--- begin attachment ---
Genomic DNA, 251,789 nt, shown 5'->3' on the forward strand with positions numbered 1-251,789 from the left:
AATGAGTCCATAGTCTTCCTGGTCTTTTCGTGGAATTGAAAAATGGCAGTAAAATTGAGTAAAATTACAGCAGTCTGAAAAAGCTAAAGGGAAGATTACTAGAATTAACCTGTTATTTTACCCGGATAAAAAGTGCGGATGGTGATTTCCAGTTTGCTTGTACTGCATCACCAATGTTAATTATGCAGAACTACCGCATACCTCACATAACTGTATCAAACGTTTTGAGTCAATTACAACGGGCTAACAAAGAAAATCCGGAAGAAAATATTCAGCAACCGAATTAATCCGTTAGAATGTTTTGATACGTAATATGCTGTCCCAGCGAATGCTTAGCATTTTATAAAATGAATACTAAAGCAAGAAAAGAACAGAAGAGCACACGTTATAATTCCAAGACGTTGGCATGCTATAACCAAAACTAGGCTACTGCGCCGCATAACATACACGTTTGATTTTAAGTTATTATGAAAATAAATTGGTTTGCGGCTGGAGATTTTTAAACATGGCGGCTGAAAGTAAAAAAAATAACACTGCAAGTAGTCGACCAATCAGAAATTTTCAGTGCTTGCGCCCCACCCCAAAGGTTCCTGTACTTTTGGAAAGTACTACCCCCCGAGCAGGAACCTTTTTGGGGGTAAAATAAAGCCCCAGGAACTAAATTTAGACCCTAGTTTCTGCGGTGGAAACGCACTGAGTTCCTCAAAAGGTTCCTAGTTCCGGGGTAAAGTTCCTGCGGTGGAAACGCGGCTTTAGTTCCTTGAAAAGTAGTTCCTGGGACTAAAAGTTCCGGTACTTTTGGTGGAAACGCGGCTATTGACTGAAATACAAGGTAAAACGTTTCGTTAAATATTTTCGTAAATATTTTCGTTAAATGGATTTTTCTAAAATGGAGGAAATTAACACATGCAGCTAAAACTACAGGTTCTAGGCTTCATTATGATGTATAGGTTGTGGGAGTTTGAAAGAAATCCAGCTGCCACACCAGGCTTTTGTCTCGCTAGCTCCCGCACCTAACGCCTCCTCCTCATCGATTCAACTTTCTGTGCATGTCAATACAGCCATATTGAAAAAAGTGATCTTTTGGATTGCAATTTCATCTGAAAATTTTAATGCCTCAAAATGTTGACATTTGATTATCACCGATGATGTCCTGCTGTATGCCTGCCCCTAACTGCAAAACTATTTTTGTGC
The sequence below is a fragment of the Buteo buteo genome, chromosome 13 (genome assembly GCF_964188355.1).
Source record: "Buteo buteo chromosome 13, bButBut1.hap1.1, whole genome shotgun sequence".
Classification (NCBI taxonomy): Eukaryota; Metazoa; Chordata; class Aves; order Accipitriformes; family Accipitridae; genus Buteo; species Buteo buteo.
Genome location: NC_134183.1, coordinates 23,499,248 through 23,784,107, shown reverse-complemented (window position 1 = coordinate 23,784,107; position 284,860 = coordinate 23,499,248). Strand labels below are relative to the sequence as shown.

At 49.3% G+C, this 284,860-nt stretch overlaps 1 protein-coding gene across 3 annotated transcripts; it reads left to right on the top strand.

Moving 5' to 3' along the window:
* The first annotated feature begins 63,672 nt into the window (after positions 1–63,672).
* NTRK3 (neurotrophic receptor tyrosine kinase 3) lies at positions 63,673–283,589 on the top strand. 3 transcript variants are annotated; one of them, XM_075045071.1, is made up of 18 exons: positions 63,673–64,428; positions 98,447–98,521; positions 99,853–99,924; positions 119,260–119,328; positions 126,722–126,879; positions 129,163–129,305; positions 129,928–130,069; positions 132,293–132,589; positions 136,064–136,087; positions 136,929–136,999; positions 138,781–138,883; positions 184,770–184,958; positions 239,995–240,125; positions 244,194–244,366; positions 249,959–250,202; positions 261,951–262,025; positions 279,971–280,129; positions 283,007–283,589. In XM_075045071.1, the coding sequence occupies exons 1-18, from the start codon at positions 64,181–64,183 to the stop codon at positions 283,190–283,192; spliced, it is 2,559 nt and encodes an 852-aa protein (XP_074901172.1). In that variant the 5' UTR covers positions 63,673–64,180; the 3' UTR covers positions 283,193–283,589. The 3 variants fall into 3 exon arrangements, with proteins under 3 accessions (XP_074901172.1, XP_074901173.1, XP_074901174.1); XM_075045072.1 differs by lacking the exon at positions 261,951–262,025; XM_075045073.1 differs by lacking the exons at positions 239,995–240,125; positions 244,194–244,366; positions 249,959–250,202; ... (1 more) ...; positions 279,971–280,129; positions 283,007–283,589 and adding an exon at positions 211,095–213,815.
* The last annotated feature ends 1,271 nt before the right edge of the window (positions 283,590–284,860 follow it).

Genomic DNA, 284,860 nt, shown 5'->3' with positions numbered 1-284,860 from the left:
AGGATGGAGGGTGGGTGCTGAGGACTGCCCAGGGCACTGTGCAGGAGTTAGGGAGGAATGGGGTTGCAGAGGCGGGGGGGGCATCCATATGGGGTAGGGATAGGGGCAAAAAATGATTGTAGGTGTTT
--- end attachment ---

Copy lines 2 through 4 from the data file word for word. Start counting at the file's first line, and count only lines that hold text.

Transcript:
AATGAGTCCATAGTCTTCCTGGTCTTTTCGTGGAATTGAAAAATGGCAGTAAAATTGAGTAAAATTACAGCAGTCTGAAAAAGCTAAAGGGAAGATTACTAGAATTAACCTGTTATTTTACCCGGATAAAAAGTGCGGATGGTGATTTCCAGTTTGCTTGTACTGCATCACCAATGTTAATTATGCAGAACTACCGCATACCTCACATAACTGTATCAAACGTTTTGAGTCAATTACAACGGGCTAACAAAGAAAATCCGGAAGAAAATATTCAGCAACCGAATTAATCCGTTAGAATGTTTTGATACGTAATATGCTGTCCCAGCGAATGCTTAGCATTTTATAAAATGAATACTAAAGCAAGAAAAGAACAGAAGAGCACACGTTATAATTCCAAGACGTTGGCATGCTATAACCAAAACTAGGCTACTGCGCCGCATAACATACACGTTTGATTTTAAGTTATTATGAAAATAAATTGGTTTGCGGCTGGAGATTTTTAAACATGGCGGCTGAAAGTAAAAAAAATAACACTGCAAGTAGTCGACCAATCAGAAATTTTCAGTGCTTGCGCCCCACCCCAAAGGTTCCTGTACTTTTGGAAAGTACTACCCCCCGAGCAGGAACCTTTTTGGGGGTAAAATAAAGCCCCAGGAACTAAATTTAGACCCTAGTTTCTGCGGTGGAAACGCACTGAGTTCCTCAAAAGGTTCCTAGTTCCGGGGTAAAGTTCCTGCGGTGGAAACGCGGCTTTAGTTCCTTGAAAAGTAGTTCCTGGGACTAAAAGTTCCGGTACTTTTGGTGGAAACGCGGCTATTGACTGAAATACAAGGTAAAACGTTTCGTTAAATATTTTCGTAAATATTTTCGTTAAATGGATTTTTCTAAAATGGAGGAAATTAACACATGCAGCTAAAACTACAGGTTCTAGGCTTCATTATGATGTATAGGTTGTGGGAGTTTGAAAGAAATCCAGCTGCCACACCAGGCTTTTGTCTCGCTAGCTCCCGCACCTAACGCCTCCTCCTCATCGATTCAACTTTCTGTGCATGTCAATACAGCCATATTGAAAAAAGTGATCTTTTGGATTGCAATTTCATCTGAAAATTTTAATGCCTCAAAATGTTGACATTTGATTATCACCGATGATGTCCTGCTGTATGCCTGCCCCTAACTGCAAAACTATTTTTGTGC
The sequence below is a fragment of the Buteo buteo genome, chromosome 13 (genome assembly GCF_964188355.1).
Source record: "Buteo buteo chromosome 13, bButBut1.hap1.1, whole genome shotgun sequence".